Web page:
I want you to know that I don’t actually care if we all bleed the same color or not, because I’m too busy making sure that I’m not made to bleed for openly claiming my sexuality – at least not without a fight.
I want you to know that I appreciate those of you who have always accepted me.
I want you to know that I appreciate those of you who have learned to accept me.
I want you to know that the most important thing is that I appreciate and accept myself.
I want you to know that I love to kick it with my Lao homeboys, listening to hip hop out of a car stereo, eating chicken wings with sticky rice, and downing shots of Hennessy.
I want you to know that the minute I hear one of those homeboys say an Anti-Gay slur, I won’t be scared to shut everything all the way down.
I want you to know that even if I romantically involve myself with a woman, it will never mean that I identify as straight.
I want you to know that I love me some Lao men.
I want you to know that the things we now call “Gay” or “Trans” have existed in Laos for millennia.
I want you to know that being Gay is not “whiteboy sh–t.”
I want you to know that European colonialism robbed much of the third world of its sexual and gender diversity, and I refuse to let anyone continue this robbery.
I want you to know that there would be no modern movements for equality without Black and Brown Queer visionaries.
I want you to know that “Homosexuality” is not a threat to the Lao American community – because I know many Queer Lao Americans who have invested so much time and energy into making the Lao community better.
I want you to know that even when Queer Lao Americans aren’t activists who fight for their community, their Lao American experience is still a valuable contribution to our shared Lao history.
I want you to know that you can join the rights side of history. Not just in LGBTQ rights, but in the rights of all marginalized people.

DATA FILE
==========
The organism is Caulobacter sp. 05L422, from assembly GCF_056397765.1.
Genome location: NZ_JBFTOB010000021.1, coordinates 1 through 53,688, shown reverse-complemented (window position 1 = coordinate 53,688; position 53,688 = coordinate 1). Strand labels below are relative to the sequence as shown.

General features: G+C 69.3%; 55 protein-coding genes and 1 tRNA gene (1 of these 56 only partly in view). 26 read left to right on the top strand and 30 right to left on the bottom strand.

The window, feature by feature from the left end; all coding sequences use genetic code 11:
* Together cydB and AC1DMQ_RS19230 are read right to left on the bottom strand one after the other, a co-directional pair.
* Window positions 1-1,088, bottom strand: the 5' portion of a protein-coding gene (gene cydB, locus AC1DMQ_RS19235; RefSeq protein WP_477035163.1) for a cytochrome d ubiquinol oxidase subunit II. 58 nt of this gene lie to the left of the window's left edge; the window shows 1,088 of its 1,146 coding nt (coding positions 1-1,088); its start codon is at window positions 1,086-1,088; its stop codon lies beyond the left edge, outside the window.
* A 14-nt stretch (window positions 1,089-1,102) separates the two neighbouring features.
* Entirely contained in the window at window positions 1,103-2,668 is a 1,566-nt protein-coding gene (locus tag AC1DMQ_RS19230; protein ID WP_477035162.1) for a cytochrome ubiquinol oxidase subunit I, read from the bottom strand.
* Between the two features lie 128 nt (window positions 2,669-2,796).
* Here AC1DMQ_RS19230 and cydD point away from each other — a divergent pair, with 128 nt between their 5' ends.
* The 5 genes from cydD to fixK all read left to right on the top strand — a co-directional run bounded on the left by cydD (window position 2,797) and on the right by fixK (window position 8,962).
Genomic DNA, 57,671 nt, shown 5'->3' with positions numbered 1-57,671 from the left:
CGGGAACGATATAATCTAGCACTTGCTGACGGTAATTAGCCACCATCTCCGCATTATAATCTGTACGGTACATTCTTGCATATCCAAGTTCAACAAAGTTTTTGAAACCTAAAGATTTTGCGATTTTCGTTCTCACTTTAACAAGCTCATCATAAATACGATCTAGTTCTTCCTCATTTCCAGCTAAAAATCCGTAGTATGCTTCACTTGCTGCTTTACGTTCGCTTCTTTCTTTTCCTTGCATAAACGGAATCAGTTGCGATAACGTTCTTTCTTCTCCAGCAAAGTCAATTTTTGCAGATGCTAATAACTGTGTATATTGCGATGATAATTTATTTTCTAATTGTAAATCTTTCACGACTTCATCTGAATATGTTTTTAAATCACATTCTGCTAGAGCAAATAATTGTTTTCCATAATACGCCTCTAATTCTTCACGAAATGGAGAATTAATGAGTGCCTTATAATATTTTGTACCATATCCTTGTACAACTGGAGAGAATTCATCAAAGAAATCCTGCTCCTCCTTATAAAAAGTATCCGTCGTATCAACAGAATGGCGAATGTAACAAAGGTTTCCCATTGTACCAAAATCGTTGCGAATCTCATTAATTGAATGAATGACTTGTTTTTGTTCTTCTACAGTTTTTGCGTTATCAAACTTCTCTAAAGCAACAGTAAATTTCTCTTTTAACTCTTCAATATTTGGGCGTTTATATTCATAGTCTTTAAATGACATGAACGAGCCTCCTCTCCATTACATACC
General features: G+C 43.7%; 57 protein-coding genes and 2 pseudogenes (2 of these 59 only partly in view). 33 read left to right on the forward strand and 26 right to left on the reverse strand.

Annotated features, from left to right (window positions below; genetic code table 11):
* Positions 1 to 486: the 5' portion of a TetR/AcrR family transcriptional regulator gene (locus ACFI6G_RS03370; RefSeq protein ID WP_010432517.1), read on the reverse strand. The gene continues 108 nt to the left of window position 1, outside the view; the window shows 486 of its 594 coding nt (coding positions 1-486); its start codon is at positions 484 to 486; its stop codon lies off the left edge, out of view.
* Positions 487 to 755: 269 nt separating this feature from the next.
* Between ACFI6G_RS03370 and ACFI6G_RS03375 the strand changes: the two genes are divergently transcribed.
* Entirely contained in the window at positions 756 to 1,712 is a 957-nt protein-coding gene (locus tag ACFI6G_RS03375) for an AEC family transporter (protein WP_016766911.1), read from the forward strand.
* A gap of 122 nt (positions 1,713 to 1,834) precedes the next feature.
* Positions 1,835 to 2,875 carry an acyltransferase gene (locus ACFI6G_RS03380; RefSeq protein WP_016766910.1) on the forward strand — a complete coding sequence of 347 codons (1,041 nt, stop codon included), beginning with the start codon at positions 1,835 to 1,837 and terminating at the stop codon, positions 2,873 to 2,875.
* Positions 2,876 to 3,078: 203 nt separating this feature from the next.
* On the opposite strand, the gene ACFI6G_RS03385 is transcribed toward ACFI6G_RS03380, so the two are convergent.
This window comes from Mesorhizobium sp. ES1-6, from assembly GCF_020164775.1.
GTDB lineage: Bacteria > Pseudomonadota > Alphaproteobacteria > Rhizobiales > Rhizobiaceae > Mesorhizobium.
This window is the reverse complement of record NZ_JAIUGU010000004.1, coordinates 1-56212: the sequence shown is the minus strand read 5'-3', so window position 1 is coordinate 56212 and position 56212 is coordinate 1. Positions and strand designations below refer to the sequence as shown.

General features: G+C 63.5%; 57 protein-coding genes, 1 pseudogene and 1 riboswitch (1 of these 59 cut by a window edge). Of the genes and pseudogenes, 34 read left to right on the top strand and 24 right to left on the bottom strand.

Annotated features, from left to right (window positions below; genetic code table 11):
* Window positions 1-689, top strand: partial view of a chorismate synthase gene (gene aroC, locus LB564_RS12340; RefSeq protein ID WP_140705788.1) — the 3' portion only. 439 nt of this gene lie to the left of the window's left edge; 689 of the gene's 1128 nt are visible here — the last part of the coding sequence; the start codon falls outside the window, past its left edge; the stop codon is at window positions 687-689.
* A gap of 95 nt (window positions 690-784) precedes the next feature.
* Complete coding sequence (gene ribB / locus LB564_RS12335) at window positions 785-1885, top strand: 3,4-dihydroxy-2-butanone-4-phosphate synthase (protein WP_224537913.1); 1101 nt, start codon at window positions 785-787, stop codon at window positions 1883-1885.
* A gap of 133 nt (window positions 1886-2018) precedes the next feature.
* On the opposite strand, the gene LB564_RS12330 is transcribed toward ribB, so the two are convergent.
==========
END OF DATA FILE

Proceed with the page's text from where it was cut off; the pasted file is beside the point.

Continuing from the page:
I want you to know that I’m Queer, and whether or not you accept that, I AIN’T GOING NOWHERE.
I dedicate this piece to all those that were murdered at Pulse, one year ago. We are still fighting, please know that.
Queer – refers to LGBTQIA individuals, but has political connotations. Queer not only refers to being of a non-Heterosexual orientation, but is also used to convey a pride in being different from the social status quo. People who identify as “Queer” are typically declaring that they will not assimilate themselves into Heterosexual social norms.
LGBTQIA – acronym that stands for Lesbian, Gay, Bisexual, Transgender, Queer, Intersex, and Asexual. The term is much more inclusive than “Gay” or “LGBT,” and highlights identities whose struggles are often overlooked by much of society.
Transphobic – Describes anything that harms Transgender people or experiences.
Cisgender – Describes someone whose personal identity and gender corresponds with the gender that they were assigned at birth.**
Additional information about the term Cisgender: Typically babies born with a penis are assigned the sex/gender Male at birth, and babies born with a vagina are assigned the sex/gender Female at birth. Transgender refers to people whose identities do NOT agree with the sex/genders they were assigned at birth. Sex and gender may seem like a simple dichotomy of people born as female versus people born as male, but gender and sex are far more complicated and there are dozens of different examples across history and time periods. Biology also shows that there is not simply Male versus Female when it comes to biological sex. Gender is also not the same as sex, as gender refers to one’s role within a society, and has operated independent of a person’s anatomy throughout history.